Title insurance is sort of like
homeowners insurance right?
Wrong. Most people are familiar with
one kind of insurance - casualty insurance -
and assume that all insurance works the same
way. It doesn't, and this misunderstanding
causes confusion. We hope these questions
will help clarify the difference between
title insurance and casualty insurance.
Isn't all insurance basically the
To the extent that buying insurance
protects you from the costs of unforeseen
events and losses, yes, insurance is
insurance. You buy homeowner's insurance in
case a burglar breaks into your house, auto
insurance to cover repairs after an
accident, and life insurance to pay for your
child's education if you are not there.
These are all varieties of casualty
insurance.Land title insurance protects you,
too, but it covers a different kind of loss,
and its one- time premium pays for much more
than simple risk protection. In short, not
all insurance is the same.
What does title insurance cover?
Land title insurance protects you
from events which may have happened in the
past, not events that are likely to occur in
the future, as does casualty coverage like
automobile, fire, and flood insurance. Title
insurance charges are based on a cost - per
- $1000 of the property to protect the
homeowner from claims which could jeopardize
all or part of his property.
Some common losses? Records misplaced in
courthouses, boundary disputes, unpaid
taxes, and hidden defects in the title like
missing heirs, forgery, fraud and other
items which do not show up in the most
exhaustive title search.
What about the premium?
One of the most common ways to
arrive at insurance premiums is to forecast
likely losses and add administrative
expenses and profit. It is not unusual for
90% of the premium amount to be paid out for
In the title insurance business, on the
other hand, we may pay out only 8% to 15% of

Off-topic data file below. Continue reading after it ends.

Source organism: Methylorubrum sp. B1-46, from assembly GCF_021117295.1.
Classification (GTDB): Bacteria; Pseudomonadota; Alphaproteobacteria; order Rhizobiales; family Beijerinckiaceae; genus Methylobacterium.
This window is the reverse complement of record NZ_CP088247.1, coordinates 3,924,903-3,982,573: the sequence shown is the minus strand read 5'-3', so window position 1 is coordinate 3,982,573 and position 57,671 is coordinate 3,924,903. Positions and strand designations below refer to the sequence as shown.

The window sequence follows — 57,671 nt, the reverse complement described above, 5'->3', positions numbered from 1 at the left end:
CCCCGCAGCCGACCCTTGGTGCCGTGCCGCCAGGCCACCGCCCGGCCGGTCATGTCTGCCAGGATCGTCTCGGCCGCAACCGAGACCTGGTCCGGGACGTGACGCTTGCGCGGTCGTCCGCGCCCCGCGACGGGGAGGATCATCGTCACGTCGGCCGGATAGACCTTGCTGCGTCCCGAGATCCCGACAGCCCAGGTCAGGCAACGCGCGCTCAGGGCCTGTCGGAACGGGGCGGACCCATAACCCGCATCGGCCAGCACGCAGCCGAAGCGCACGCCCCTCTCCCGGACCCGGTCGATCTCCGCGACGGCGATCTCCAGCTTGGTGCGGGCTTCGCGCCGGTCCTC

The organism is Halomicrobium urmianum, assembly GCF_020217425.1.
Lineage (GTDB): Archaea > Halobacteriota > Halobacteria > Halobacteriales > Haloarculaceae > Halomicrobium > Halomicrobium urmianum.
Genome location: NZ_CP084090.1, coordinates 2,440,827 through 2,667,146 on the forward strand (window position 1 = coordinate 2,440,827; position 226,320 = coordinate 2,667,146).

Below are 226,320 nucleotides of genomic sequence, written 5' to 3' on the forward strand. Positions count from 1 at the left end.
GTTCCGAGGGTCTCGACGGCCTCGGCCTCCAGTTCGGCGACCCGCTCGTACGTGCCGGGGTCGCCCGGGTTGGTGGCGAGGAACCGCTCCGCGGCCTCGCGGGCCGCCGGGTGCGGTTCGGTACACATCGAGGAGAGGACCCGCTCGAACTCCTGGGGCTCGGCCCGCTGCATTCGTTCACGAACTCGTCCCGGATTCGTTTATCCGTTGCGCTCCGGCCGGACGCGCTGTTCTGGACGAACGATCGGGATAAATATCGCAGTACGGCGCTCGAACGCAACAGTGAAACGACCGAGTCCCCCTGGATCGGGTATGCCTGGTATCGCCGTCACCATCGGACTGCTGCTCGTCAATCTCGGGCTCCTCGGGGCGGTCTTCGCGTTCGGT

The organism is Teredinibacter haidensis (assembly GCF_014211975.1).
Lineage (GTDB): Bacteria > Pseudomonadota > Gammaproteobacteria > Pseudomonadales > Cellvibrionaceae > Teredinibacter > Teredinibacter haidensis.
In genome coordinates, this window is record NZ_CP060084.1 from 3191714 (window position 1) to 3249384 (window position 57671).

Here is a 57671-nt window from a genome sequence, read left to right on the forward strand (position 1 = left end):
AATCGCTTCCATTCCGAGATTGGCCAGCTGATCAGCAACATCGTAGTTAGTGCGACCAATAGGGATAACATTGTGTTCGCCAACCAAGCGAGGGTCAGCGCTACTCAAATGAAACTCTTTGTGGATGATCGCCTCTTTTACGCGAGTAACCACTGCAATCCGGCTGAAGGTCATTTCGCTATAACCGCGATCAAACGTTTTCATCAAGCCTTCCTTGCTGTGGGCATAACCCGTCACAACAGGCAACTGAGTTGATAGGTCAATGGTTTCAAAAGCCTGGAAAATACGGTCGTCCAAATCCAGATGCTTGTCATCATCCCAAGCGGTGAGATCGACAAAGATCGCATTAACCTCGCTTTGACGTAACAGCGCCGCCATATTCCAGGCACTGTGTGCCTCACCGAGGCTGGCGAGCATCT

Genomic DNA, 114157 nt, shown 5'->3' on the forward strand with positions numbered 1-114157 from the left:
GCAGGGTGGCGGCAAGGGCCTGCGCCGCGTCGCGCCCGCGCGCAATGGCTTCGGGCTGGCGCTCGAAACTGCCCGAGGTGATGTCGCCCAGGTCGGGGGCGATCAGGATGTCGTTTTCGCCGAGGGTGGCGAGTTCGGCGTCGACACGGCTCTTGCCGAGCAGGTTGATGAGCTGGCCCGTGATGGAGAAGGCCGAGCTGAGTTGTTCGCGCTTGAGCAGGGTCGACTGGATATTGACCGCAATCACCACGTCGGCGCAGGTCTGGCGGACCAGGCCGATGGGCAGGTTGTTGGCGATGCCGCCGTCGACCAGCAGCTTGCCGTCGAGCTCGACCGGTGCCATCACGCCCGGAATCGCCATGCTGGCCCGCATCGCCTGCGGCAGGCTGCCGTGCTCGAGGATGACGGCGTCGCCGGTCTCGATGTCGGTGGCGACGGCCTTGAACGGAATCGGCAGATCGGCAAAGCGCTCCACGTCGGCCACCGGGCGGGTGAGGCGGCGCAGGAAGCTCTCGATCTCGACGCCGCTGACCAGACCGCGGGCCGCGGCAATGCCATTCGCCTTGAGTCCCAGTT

the fee for claims, and people often assume
that the rest is profit. But only a small
part of the one-time fee paid at settlement
is for insurance; the remainder is the cost
of conducting the many different searches
required to show a clear title to the
Am I protected?
Even the most intensive search
cannot avoid claims.
Suppose there are back taxes owed on a
property. We go into the local courthouse,
review the tax files, and find no evidence
of these back taxes because a file is
missing. We then insure the property and the
tax claim pops up. We pay 100% of that
Without title insurance, the owner must pay
claims like these. Liens, unpaid taxes, and
sewer and water are assessments that are
attached to the property - not to the person
incurring the delinquency. If a previous
owner had a judgment against his property,
the new owner is responsible for payment. We
insure against these circumstances.
Iím refinancing. Do I still need title
When you refinance you are obtaining
a new loan, even if you stay with your
original lender. Your lender will require
lender's title insurance to protect their
investment in the property. You will not
need to purchase a new owner's title policy;
the one you bought at closing is good for as
long as you and your heirs have an interest
in the property.
Even if you recently purchased or refinanced
your home, there are some problems that
could arise with the title. For example, you
might have incurred a mechanics lien from a
contractor who claims he/she has not been
paid. Or you might have a judgment placed on
your house due to unpaid taxes, homeowner
dues, or child support, for instance. The
lender needs reassurance that the title to
the property they are financing is clear.
Since our inception, our focus has always been to
provide our customers with the most accurate
information available as efficiently as possible. We
utilize cutting edge technology to put our expertise
at your fingertips.